Accordingly, when examining the issue of Korean assimilation in America, the above paper has shown that assimilation can be thought about in many different senses. Primarily, there are social, economic, racial, and cultural dimensions of such assimilation. The successes of Korean immigrants in organizing their own small businesses suggests a certain success in assimilating into the economic aspect of American life: these business are successful precisely because of the hard work of the Koreans and the opportunities afforded by the economic structure that awards such hard work. At the same time, that such businesses remain merely small businesses, based in local ethnic communities, suggests that this economy is not at the same time fundamentally open. Furthermore, as mentioned above, there remains a debate within the academic literature as to why Koreans have taken the small business entrepreneurial approach to immigration: on the one hand, perhaps this is because they want to preserve their own cultures and identities; on the other hand, they may not be offered any other choice.

Whereas cultural and linguistic barriers can erode over time for the Korean immigrant, thus aiding their social assimilation and even religious assimilation, there at the same time remains a difficult racial impasse that prevents further assimilation. In this case, this indicates a fundamental racist or ethnic component to current American society. Assimilation, in this regard, can never fully be realized, even if desired, because of the fact that Koreans are Asians and the majority populace is Caucasian. This means that groups such as Koreans must become autonomous and create their own economic and social spaces within America. Accordingly,

the Korean immigrant experience demonstrates these various boundaries, but also the possibilities for minor successes and examples of flourishing independence: if such independence is a certain criteria for assimilation in present-day America, then Koreans can be considered as realizing such assimilation.

Annotated Bibliography

Alba, Richard and Ne, Victor. Rethinking Assimilation Theory for a New Era of Immigration. In: C. Hirschman, P. Kasinitz, J. DeWind, (eds.) The Handbook of  International Immigration: The American Experience. New York: Russell Sage Foundation, 1999. Pp. 137-160.

In this article, the authors provide some reflections on the need to re-think the assimilation theory of immigrants. They primarily concentrate on the already existing academic literature in terms of trying to understand if the concept of assimilation is still relevant to understanding the American experience of immigration, irrespective of particular immigrant groups. The article was particularly relevant for the essay because of its clear synopsis of some of the concerns of the question of Korean immigration in relation to American assimilation. It was furthermore relevant because it provided some theories as to why the Korean immigration experience exists as has. While the theories presented are primarily for specialists in assimilation theory, the aforementioned clear summaries of the Korean experience proved invaluable.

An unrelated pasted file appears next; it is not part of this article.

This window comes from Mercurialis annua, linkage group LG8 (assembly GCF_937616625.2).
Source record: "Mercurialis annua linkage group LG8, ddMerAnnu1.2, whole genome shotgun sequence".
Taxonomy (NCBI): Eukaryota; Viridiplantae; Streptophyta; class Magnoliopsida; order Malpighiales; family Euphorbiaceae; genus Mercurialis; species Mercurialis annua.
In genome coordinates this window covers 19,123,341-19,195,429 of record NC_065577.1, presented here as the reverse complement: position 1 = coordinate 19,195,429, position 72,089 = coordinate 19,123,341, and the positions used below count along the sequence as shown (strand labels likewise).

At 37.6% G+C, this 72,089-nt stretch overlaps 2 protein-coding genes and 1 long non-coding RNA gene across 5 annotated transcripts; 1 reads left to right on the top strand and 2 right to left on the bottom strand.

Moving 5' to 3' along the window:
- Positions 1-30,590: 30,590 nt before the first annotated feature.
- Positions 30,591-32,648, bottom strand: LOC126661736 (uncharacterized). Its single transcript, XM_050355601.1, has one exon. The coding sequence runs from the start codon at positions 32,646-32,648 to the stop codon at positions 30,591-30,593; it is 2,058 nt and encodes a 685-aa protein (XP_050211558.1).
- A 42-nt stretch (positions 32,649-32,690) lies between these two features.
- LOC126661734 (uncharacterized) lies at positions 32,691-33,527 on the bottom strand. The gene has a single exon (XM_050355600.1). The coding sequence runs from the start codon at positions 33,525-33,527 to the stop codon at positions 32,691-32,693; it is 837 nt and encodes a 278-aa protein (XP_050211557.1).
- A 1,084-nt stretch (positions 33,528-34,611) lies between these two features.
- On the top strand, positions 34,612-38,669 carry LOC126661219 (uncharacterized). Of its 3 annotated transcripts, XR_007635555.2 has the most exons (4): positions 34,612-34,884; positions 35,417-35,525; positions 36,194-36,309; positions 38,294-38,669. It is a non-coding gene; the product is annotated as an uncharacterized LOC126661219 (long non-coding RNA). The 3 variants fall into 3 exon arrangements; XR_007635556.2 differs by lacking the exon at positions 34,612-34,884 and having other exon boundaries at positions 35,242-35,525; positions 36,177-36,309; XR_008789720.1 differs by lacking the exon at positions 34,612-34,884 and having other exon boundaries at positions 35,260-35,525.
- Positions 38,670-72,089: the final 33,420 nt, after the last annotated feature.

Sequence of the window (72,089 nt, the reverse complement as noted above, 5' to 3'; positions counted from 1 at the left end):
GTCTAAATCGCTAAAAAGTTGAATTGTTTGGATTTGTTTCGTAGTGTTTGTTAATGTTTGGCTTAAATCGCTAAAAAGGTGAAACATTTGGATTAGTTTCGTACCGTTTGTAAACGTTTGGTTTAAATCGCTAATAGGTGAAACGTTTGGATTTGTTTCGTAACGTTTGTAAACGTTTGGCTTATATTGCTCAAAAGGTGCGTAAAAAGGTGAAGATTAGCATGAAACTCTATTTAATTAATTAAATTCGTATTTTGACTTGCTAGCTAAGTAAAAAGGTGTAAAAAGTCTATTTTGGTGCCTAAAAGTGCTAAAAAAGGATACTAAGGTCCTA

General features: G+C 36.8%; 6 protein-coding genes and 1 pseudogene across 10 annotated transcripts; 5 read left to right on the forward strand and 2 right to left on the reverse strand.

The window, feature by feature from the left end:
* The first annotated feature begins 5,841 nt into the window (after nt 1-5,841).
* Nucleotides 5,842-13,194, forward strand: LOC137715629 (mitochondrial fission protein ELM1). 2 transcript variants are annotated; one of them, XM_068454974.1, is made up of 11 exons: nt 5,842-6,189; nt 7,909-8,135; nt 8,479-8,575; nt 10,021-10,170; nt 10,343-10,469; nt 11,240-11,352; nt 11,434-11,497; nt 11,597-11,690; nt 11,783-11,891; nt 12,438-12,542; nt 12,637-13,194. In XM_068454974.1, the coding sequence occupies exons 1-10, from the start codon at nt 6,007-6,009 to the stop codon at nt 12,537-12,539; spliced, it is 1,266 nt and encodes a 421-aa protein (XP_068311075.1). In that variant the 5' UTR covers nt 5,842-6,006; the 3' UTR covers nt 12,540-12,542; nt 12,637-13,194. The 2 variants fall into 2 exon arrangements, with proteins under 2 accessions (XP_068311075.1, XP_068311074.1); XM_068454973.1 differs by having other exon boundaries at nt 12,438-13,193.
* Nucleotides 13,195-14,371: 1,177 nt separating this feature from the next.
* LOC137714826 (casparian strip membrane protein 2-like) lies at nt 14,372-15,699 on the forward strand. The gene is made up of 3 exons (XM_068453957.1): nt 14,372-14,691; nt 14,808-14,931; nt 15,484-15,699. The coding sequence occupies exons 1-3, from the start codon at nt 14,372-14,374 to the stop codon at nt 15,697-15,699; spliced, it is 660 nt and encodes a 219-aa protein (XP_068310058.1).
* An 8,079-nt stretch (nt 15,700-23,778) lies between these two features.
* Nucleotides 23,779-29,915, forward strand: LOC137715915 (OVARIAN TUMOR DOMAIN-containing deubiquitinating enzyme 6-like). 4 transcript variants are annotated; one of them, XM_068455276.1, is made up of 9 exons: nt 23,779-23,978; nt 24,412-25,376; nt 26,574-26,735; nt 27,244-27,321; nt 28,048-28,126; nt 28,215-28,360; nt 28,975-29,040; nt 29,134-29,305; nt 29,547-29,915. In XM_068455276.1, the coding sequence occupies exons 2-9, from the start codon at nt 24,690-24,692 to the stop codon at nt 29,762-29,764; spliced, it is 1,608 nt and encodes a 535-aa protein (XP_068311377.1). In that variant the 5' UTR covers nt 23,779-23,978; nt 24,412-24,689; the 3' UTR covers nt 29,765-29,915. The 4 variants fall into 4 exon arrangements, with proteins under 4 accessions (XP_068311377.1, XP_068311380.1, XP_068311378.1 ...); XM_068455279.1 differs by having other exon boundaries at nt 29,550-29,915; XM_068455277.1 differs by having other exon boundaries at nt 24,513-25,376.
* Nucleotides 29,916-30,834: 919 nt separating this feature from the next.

Hurh, Won Moo. The Korean Americans. New York: Greenwood Publishing Group, 1998.

Won Moo Hurh provides a comprehensive overview of the Korean American communities. Of particular importance is the diversity of cultural, social and ethnic histories of the Korean people, as the reader learns how Korean Americans have contributed to American culture. The author also addresses some of the problems Koreans have faced in adapting, and some of the unique solutions the Korean immigrant community has put forward in response to these challenges. Primarily, it provides a valuable history of the struggles and social importance of the Korean people and culture. The book is primarily relevant because it underscores the importance of Koreans to contemporary America. The book is a very accessible history to all students.

Kwon, Okyun. Buddhist and Protestant Korean Immigrants: Religious Beliefs and Socioeconomic Aspects of Life. New York: LFB Scholarly Publishing, 2003.

Okyun Kwon offers an analysis of the overall Korean immigrant experience in America. Particularly of interest are his various examples of how Korean immigrants organize themselves in their particular communities, and furthermore, the reasons for such organization. At the same time, he gives attention to the particular concerns and limitations that Koreans feel in assimilating within America, particularly in terms of different social, racial, and ethnic backgrounds. Kwon provides a sensitive history of the Korean people in America, which is suitable for most readers.

Levine, Robert A. Assimilating Immigrants: Why America Can and France Cannot. Pittsburgh, PA: RAND Corporation, 2004.

Levine helps the reader understand some of the key concepts related to what assimilation means. It provides a clear overview of the controversy surrounding the definition of assimilation, and lets the reader be wary of an oversimplification of what it means to assimilate. As an example, for Levine, assimilation in the America context is different from assimilation in the French context, primarily because of America’s historical reliance on what he terms a “soft” approach to assimilation theory, combined with America’s lack of a dominant historical culture or ancient history. The article is particularly useful to understanding what assimilation means, a definition that can afterwards be applied in order to understand the experiences of particular ethnic groups such as the Koreans within particular countries such as America. It furthermore emphasizes that the country to which one immigrates is crucial to the chances of success and assimilation. At the same time, Levine’s text reflects a certain jingoism in favor of American interests.

Works Cited

Alba, Richard and Ne, Victor. Rethinking Assimilation Theory for a New Era of Immigration. In: C. Hirschman, P. Kasinitz, J. DeWind, (eds.) The Handbook of  International Immigration: The American Experience. New York: Russell Sage Foundation, 1999. Pp. 137-160.

Hurh, Won Moo. The Korean Americans. New York: Greenwood Publishing Group, 1998.

Kwon, Okyun. Buddhist and Protestant Korean Immigrants: Religious Beliefs and Socioeconomic Aspects of Life. New York: LFB Scholarly Publishing, 2003.

Levine, Robert A. Assimilating Immigrants: Why America Can and France Cannot. Pittsburgh, PA: RAND Corporation, 2004.